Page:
Many new gnostic students often write to us that they are overwhelmed by the breadth, depth, and profundity of the writings of Samael Aun Weor. There are simply so many spiritual exercises available that it becomes difficult to discern not just how to practice, but what, specifically in the context of a given day.
Gnosis is a path of balance. It is also personal, unique, and individual. While there are hundreds of techniques in our tradition, all of them establish and maintain serenity, awareness, and psychological equilibrium in accordance with students' idiosyncrasies. It would be impossible to apply all of the techniques in one's daily schedule, yet we can synthesize these practices into three categories, so that identifying and cultivating our own spiritual discipline becomes easier.
These three areas relate to three aspects of our basic psychological makeup:
Practicing Gnosis effectively depends upon a strong understanding of how our three brains (five centers) function: intellect, emotions, and action.
Gnosis provides numerous exercises to aid in balancing these three brains or centers of our human machine.
While most students are already familiar with studying gnosis intellectually, there are some helpful principles to consider when approaching a book, lecture, text, or initiatic work, so as to maximize one's leisure time for studying the doctrine.
Learning gnosis is not about memorization, but comprehension. Having the capacity to recite, word-for-word, the lines of any scripture, does not indicate that the student has deeply understood the practical importance of such verses.
"It is necessary to study much and acquire knowledge, but it is also urgent to develop the spiritual Being within us.
"Knowledge without having the spiritual Being harmoniously well developed within us becomes the cause of that which is called “swindling.” Whereas, having the Being well developed within us, but without any type of intellectual knowledge, is the origin of stupid saints.
"A stupid saint has his spiritual Being very well developed, however, since he does not have intellectual knowledge, he cannot do anything because he does not know how. Yes, a stupid saint has the power of doing, but he cannot do because he does not know how.
"Intellectual knowledge without the spiritual Being very well developed produces intellectual confusion, perversity, pride, etc." ―Samael Aun Weor, Fundamentals of Gnostic Education: "Wisdom and Love"
Knowledge is of the intellect. While necessary in order to live in this physical world, knowledge by itself, divorced from practice and experience, is not only useless, but harmful. We can know many particulars of esoteric knowledge: astral projections, out of body experiences, jinn travels, awakened perceptions within the dream state, telepathy, the Tree of Life, Kabbalah, Alchemy, etc., and yet have no practical experience of these subjects for ourselves.
When knowledge overrides being, students and even so-called missionaries of this movement become "swindlers," possessing vast amounts of intellectual data, but no conscious development. Students often become swindled when their teachers, who profess such experiential wisdom, have no practical understanding of it for themselves, and therefore cannot offer any real guidance to orient their suffering disciples.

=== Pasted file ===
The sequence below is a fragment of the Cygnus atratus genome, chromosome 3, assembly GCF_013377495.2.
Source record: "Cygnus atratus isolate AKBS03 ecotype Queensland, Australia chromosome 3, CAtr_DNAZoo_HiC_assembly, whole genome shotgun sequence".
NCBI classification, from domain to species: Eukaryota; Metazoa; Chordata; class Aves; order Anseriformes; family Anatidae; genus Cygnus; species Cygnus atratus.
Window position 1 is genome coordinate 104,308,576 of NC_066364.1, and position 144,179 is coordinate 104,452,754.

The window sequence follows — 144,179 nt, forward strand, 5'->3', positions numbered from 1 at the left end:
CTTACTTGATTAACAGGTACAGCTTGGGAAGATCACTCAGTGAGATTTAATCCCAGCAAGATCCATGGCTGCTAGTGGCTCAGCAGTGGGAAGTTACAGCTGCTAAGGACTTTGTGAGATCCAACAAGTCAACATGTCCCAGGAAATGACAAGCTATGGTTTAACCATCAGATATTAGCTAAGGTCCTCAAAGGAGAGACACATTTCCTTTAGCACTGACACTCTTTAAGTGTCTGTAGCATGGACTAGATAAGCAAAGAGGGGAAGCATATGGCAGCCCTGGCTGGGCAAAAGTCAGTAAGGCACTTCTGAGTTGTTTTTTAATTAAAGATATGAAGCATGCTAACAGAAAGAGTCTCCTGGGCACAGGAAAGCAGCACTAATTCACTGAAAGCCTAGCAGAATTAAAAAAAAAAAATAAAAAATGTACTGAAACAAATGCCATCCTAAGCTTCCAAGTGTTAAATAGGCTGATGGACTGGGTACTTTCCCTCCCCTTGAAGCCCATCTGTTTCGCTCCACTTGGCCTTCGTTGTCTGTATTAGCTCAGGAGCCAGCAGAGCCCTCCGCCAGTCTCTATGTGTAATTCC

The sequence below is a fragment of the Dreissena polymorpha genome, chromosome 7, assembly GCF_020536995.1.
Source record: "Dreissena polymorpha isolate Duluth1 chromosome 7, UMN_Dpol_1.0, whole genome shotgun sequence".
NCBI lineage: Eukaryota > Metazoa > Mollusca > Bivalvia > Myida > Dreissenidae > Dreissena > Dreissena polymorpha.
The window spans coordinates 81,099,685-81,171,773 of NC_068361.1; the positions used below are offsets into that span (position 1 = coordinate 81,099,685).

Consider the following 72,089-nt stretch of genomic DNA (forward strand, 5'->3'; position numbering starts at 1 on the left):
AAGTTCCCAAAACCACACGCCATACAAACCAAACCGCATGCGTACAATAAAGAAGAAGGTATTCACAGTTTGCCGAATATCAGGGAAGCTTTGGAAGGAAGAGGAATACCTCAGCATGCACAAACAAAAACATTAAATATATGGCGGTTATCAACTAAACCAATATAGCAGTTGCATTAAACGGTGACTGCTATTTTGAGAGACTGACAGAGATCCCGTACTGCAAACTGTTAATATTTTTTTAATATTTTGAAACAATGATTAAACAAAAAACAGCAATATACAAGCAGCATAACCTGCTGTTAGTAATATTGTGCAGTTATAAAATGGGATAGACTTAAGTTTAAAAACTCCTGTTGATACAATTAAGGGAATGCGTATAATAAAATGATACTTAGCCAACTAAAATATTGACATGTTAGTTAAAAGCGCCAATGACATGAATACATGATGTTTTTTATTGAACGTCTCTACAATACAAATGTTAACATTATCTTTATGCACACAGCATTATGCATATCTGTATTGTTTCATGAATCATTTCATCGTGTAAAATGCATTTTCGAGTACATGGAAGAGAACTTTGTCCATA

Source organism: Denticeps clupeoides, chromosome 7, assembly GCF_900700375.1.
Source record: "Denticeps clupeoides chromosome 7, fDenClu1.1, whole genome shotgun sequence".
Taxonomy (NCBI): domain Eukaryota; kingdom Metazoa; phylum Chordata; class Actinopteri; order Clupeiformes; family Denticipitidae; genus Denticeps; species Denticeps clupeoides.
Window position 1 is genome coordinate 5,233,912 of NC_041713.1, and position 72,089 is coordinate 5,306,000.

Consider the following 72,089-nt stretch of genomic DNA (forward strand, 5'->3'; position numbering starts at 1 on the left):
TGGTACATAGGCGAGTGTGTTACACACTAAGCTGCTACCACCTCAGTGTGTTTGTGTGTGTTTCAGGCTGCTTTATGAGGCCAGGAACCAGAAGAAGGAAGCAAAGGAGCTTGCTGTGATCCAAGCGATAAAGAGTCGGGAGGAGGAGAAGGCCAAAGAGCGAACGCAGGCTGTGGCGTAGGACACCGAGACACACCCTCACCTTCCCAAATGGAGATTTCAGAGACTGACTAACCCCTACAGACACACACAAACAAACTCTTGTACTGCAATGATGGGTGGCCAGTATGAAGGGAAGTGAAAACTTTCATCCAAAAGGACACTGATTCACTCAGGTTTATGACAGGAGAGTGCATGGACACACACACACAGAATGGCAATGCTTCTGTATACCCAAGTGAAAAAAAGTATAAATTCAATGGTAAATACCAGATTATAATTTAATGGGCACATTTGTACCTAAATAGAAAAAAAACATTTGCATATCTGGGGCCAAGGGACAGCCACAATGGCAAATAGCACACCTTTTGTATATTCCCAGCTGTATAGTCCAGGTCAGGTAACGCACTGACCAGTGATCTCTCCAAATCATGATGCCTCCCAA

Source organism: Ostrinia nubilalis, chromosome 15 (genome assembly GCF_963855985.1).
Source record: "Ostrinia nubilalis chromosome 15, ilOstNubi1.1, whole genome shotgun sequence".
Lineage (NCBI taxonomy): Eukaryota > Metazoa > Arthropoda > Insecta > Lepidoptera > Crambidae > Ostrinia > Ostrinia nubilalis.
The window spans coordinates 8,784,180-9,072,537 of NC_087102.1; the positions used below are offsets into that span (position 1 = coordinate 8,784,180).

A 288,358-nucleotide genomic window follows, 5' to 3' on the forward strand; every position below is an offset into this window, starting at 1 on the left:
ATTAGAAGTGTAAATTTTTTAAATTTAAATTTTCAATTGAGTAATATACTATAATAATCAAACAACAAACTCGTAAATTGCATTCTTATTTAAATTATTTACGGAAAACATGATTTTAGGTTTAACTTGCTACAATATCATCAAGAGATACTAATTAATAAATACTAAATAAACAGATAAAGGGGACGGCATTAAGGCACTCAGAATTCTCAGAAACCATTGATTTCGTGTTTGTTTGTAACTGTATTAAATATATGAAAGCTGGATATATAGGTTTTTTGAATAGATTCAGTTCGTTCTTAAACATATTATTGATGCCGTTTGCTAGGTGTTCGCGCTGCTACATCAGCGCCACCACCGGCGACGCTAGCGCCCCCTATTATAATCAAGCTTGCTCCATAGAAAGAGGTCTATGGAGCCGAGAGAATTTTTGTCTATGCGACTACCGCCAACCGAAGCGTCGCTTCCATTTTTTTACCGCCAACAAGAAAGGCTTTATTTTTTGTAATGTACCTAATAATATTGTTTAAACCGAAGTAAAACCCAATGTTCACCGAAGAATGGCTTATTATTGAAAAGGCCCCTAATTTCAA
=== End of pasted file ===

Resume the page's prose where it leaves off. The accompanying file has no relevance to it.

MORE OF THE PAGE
Comprehension is much different. It is conscious experience of the awakened soul, the Essence. Comprehension is when we know, directly, the significance of a particular passage or symbol. This relates to the profound functionalism of the heart center, the emotional brain.
Students who have a lot of experiences, but have no intellectual knowledge of the scriptures and teachings, easily get confused, and become, what Samael Aun Weor denominated, "stupid saints." Therefore, both knowledge and being are both important. What matters is that we balance the two in order to spark the fires of comprehension.
When we die, memory will not carry over from the grave into a new existence, in accordance with the doctrine of cosmic transmigration. If we wish to never forget what we study, we must experience it, since such knowledge then transforms into experiential wisdom of the superlative, awakened consciousness.
Balancing Intellectual Study
The question then becomes: "How do I study Gnosis? How do I take what I learn, intellectually, and make it conscious, so that, upon dying, I do not forget what I've read?"
Samael Aun Weor answered this beautifully in The Revolution of the Dialectic:
With the practice, the experience or the direct living of any of the works that I have delivered to humanity, the practitioner will obviously achieve psychological emancipation.
When you meditate, take a verse from your reading and concentrate upon it. Ask your Innermost, your Divine Mother Kundalini, to help you comprehend the deep significance of this verse or passage.
You can recite the verse mentally if that helps you to concentrate in the beginning. You can also visualize the contents of the passage in your imagination.
Pray deeply to your internal God. To pray is to talk with divinity. You do not need formulas to speak with your physical parents, neither for your divine parents. Ask from the center of your heart about the meaning of the scripture or verse you are studying.
After asking your question, empty your mind. Clear your intellectual center and enter profound concentration. Do not let your mind wander or think of other things.